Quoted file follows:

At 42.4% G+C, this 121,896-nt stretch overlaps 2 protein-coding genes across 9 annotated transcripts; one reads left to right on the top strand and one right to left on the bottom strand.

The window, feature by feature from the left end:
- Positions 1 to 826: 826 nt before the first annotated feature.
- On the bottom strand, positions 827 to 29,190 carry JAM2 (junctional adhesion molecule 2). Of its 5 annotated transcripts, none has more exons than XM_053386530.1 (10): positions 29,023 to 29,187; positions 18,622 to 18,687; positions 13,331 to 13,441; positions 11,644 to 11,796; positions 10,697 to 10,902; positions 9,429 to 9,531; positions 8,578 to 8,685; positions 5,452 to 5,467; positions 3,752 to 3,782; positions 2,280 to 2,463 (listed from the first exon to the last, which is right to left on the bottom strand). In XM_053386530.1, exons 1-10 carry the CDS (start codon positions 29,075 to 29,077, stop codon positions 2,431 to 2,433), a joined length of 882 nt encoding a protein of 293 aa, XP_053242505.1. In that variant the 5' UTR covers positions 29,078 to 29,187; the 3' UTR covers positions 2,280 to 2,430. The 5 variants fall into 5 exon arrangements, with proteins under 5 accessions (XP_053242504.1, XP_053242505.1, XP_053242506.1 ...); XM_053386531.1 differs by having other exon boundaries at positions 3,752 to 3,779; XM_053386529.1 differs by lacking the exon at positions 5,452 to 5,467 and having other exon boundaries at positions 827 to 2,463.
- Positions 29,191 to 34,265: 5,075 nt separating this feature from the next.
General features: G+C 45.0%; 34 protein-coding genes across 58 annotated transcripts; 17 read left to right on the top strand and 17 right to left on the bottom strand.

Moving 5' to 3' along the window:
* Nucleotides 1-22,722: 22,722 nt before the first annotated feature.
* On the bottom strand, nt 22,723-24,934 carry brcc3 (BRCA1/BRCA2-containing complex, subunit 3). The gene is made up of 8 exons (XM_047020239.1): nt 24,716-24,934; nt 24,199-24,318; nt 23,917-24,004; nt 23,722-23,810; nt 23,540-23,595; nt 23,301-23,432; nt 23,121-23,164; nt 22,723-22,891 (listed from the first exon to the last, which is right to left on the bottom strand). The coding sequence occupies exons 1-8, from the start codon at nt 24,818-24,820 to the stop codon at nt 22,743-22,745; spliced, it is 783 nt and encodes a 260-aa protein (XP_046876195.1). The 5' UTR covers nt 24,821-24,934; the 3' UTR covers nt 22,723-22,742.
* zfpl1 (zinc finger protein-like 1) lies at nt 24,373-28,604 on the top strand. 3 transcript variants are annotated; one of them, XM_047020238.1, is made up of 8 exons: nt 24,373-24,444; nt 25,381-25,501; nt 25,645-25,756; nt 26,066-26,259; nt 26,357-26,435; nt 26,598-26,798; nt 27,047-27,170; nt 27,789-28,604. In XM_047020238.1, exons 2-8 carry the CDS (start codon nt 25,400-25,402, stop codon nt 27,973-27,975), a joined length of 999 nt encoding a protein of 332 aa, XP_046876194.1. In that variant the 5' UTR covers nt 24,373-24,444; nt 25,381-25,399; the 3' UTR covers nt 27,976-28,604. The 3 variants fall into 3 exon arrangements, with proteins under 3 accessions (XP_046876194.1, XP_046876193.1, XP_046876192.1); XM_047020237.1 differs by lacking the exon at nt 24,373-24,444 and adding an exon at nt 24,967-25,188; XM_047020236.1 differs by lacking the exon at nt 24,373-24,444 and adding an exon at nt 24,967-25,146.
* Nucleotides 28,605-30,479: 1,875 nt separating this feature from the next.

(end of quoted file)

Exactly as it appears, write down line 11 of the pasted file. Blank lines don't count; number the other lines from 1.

* Nucleotides 28,605-30,479: 1,875 nt separating this feature from the next.